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Topic: RTOS candidates for Cortex M3/M4 duino boards. (Read 3353 times) previous topic - next topic


I have ported ChibiOS/RT and FreeRTOS to Teensy 3.0 as libraries.  This allows mixing Teensy software with RTOS functions.

I am now working on ports for Due. It looks like Due will also be able to support these RTOSs as Arduino libraries.

I am also looking at other possible RTOS candidates.  Here are my criteria for candidates.

Active development

Supports Cortex M3/M4

Open Source

Free version available

OS Website has forum with activity

Here is my current list of candidates.  Some of these would not be easy to port to Due.



CooCox CoOS





First, are there other good candidates that satisfy the above criteria?

Second, what features would other RTOSs have that are not covered by ChibiOS/RT and FreeRTOS?

Clearly QP is different since it is state-machine based.  In the past I was a fan of state-machines in embedded systems but I am less enthusiastic now.

It's interesting that after making the above list, I found this list https://sites.google.com/site/stm32discovery/stm32-resources-and-links/open-source-real-time-operating-systems-for-the-stm32-and-cortex-m3-mpus.  It has many of the same systems.


First of all, thanks for doing this. I don't have a due board, but i often benefit from work like yours.

I've been considering using qp for a project, but as a single threaded async finite state machine. You indicate you are less enthusiastic about state machines. Could you elaborate. It may save me some development time. I am an experienced windows real time software developer, but have very little experience with micro controllers.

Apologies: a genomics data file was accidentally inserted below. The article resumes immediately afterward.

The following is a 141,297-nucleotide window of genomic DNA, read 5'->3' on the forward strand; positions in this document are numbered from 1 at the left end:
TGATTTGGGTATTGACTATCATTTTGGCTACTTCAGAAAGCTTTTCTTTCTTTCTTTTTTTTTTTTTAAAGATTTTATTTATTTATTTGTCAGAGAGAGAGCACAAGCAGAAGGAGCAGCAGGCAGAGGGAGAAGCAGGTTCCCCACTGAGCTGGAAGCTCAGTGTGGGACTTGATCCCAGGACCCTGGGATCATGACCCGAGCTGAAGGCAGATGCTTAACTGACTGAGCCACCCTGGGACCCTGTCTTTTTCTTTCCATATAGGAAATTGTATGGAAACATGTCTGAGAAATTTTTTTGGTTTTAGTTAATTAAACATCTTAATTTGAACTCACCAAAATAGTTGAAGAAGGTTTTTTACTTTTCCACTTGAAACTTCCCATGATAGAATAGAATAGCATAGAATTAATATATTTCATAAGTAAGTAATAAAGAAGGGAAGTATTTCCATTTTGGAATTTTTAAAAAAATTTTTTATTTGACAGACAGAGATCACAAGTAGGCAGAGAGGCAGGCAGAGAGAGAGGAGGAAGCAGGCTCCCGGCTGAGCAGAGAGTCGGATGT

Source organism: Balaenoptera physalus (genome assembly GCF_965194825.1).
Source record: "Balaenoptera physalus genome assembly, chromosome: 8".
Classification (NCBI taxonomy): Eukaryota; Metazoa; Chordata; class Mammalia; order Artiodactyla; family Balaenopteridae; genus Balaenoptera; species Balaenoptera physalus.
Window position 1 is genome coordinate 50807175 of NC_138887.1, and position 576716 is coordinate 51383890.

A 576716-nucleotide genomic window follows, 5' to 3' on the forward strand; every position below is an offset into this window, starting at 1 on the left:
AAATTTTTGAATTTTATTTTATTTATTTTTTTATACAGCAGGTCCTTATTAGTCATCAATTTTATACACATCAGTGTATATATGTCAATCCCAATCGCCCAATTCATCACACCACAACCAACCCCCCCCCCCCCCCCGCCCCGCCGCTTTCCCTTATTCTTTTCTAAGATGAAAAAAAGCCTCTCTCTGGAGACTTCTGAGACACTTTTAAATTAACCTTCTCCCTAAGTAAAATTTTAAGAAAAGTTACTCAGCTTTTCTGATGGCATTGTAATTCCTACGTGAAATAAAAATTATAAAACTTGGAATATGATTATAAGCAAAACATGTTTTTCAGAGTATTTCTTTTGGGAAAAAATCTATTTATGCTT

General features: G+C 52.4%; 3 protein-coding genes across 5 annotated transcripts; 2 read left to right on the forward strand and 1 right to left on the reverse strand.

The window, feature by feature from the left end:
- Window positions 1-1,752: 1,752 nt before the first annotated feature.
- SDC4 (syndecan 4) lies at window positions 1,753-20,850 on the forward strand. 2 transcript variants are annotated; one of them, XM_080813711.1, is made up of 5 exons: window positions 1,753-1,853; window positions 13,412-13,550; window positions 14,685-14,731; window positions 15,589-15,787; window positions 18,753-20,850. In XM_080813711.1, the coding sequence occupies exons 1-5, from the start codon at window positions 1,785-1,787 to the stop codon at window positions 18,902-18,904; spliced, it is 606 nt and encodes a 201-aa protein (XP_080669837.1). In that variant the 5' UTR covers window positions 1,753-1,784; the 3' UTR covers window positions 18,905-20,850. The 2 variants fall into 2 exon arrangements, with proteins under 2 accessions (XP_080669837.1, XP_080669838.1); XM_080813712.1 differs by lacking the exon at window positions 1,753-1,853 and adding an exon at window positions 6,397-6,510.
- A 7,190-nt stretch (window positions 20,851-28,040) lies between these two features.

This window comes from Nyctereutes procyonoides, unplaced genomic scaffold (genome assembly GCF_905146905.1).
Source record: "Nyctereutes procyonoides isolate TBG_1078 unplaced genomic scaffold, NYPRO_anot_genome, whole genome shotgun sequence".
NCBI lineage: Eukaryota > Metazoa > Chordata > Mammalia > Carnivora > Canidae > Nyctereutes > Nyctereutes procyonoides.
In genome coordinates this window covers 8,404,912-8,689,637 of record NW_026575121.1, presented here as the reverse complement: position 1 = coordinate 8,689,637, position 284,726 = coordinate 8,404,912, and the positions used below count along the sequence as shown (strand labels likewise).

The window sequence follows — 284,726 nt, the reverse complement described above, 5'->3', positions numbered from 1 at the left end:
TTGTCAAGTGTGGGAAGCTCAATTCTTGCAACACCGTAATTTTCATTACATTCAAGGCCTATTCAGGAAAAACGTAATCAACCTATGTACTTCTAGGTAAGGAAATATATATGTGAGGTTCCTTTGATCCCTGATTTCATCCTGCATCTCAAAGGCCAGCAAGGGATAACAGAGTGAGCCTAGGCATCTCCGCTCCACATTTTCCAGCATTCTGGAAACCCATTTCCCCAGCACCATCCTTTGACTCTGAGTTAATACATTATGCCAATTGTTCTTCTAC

Thanks doug


The classroom version of using state machines is great.  In practice not so much.

The idea is that you design with something like UML state diagrams.  Once you totally understand the problem, you implement the solution possibly with the help of some tools.  You then live happily ever after.

The problem is that you never understand the real world while you are drawing state charts.  Systems evolve and the real world is messy.

The end result is that the code to implement state machines is not readable so you need or should go back to the design documents to make changes.

This just doesn't work well in the development of large embedded systems.

This article, that is selling a tool for state machines, hits on a lot of the problems but this type of tool doesn't solve them in the real world.


At one point I was a principal in a start-up company that promoted a state machine approach to embedded systems.  After leaving the company I went back to building large embedded systems for big science projects.  I found once again that tools like QP are not nearly as important as fundamental knowledge of the problem to be solved.  Having a PhD in physics trumps use of any tool when you are dealing with a Large Hadron Collider.


Free version available

You might want to pay attention to whether the license permits "free" commercial use, as well as hobbyist/educational use.  It can be quite  a moral quandary to be faced with the possibility of selling a few of your arduino-based gadget, only to need to spend thousands of dollars of licensing fees to stay compliant.

What do you think about Contiki?  I know it's already been ported to mid-sized AVRs (Raven) to implement wireless IPv6 sensor networks; Networking seems to frequently be one of the factors pushing people to real OSes.


FreeRTOS can be used in commercial products http://www.freertos.org/a00114.html.  You must pay for the version called OpenRTOS.

There is also a free version of ChibiOS that can be used in commercial products http://www.chibios.org/dokuwiki/doku.php?id=chibios:license.  ChibiOS also has a non-free version.

I have looked at Contiki and at first glance it didn't look easy to port it as an Arduino library.  I haven't ruled it out and will study it more.


Hello fat16lib,
I'm searching a RTOS for my DUE application and i seen your post.
Have you tested FreeRTOS or ECos for this board ??

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